How do we know the figure on the left was made by Ralph Wood? It exhibits lots of typical features. The titling is in a script found routinely on Ralph Wood figures. The red line on the base bands only three sides of the base. The lady stands on a mound painted in the typical rainbow-like colors Ralph Wood favored. And, most importantly, when you look at the base from beneath, it has rounded internal corners--as occurs repeatedly on other Ralph Wood figures.
I will admit I am frustrated with figure collecting generally. Where would stamp collecting be if stamp collectors simply bought stamps they liked and stuck them in albums? The pastime would be pretty uninteresting. Instead, stamp collectors pore over details of perforations, water marks, and other teensy details that tell them more about their stamps. By differentiating the rare/interesting from the mundane, they add value to their pastime. The same can be said of most other forms of collecting....but not of pottery collectors as a whole. Most of us just buy what we like, and stick it on a shelf. As a result, so very many of the most interesting, rare, and fascinating figures command low prices. My new books will have a price guide, and pricing figures has brought home a sad fact: some of the small figures most collectors would love to own are really very rare. But they are priced at no more than Price A, the lowest level on my pricing scale.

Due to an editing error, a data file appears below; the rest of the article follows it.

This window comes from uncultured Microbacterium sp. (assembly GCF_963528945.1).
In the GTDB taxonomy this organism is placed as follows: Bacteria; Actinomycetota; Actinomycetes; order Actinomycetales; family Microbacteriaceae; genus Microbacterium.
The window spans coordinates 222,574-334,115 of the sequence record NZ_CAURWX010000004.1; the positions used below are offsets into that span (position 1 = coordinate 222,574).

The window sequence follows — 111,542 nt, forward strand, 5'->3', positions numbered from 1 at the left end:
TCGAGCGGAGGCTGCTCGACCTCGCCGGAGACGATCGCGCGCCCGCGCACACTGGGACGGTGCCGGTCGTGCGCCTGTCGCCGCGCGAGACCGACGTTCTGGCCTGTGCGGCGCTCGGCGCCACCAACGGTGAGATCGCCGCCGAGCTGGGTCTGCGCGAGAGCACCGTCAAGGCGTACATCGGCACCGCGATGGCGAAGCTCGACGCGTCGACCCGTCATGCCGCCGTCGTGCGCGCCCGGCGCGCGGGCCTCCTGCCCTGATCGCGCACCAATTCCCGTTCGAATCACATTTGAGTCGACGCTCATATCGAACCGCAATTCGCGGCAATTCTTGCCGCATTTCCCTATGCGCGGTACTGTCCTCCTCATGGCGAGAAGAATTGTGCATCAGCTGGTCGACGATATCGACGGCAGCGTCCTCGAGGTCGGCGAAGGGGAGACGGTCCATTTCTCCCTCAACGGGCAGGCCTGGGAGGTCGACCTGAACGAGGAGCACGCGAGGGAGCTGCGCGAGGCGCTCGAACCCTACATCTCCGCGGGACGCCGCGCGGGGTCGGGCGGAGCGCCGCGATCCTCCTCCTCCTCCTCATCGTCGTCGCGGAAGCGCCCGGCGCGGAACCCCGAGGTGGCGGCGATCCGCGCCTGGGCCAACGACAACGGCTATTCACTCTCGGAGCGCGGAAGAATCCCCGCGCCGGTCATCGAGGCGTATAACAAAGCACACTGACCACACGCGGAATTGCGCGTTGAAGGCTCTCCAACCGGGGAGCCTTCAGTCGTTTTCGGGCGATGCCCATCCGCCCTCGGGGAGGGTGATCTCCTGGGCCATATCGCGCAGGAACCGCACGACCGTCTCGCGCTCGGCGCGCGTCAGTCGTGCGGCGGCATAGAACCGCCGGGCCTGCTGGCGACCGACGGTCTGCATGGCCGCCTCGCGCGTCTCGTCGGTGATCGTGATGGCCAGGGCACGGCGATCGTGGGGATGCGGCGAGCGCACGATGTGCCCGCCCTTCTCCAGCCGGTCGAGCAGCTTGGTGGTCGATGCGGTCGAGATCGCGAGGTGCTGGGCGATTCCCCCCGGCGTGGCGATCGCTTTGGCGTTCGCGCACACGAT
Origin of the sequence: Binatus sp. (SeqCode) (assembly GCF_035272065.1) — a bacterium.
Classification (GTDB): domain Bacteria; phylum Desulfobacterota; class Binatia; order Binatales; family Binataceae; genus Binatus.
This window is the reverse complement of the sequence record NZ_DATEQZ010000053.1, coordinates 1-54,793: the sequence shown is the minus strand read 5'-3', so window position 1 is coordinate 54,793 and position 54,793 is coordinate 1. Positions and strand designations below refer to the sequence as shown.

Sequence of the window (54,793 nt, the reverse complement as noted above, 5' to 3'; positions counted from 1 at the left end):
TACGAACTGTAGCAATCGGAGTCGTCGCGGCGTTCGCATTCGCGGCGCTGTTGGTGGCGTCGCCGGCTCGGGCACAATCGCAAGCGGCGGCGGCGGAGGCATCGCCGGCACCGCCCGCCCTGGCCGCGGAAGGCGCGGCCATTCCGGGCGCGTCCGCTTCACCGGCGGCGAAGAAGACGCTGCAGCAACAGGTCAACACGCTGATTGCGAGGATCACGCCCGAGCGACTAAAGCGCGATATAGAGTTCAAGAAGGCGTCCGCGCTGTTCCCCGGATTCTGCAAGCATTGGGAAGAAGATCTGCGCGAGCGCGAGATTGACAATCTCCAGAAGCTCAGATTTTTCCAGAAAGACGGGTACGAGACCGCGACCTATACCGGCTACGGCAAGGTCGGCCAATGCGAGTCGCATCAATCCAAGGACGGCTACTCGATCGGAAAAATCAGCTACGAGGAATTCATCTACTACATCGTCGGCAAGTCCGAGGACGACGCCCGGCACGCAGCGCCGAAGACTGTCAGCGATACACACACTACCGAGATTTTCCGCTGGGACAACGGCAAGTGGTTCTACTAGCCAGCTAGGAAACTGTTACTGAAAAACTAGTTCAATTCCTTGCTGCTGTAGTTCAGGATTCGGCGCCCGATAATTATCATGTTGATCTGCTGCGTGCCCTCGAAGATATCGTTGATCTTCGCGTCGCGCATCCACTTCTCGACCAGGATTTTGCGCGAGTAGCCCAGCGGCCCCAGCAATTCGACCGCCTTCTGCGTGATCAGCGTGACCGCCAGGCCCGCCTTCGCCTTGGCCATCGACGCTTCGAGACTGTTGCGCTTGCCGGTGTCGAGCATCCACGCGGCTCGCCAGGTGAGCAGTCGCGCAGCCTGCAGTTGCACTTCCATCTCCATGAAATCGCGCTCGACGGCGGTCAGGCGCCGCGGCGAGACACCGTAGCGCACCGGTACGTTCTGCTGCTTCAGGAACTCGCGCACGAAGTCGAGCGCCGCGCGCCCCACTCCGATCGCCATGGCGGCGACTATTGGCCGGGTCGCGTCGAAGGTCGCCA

You may argue that the details don't matter.....but look at what we just learned about the two figures of Water. We know who made each, and that the one is older than the other. Suddenly they both become a lot more interesting....and now you might be inclined to add the remaining three elements to one or other to form a set. It can be done!
Aurea Carter currently has this pair of lovely figures emblematic of Water and Earth in stock.
Ralph Wood was a mold maker extraordinaire. Time and again, I see figures made in the 1830s that are of the same form as figures first made by Ralph Wood in the 1790s. For example, most portrayals of Elijah and the Widow are closely similar to earlier Ralph Wood figures. I can go on and on with examples, but the figures below illustrate my point.
These two gardeners in the Potteries Museum are impressed "1" and "2". Because I think that impressed numbers on Ralph Wood figures indicate the sequential introduction of new figures, figures "1" and "2" must have first been made early on in the Ralph Wood era.
Falkner notes busts of Milton as impressed 81, and I have noted them also impressed 82.
But Falkner also notes a bust of Milton, smaller in size, impressed 127. I think Falkner’s 127 is like this bust, impressed 128.
Bust 128 has clothing and facial features that are pretty close to bust 81---so I think Falkner took a leap of faith.
I am not quite convinced that the gentleman is indeed Milton, who is always portrayed with long hair, but for now Milton seems as close to an identity as I can get.
Below, courtesy of Bonhams, is a bust of Milton. This is the 81/82 model. You decide!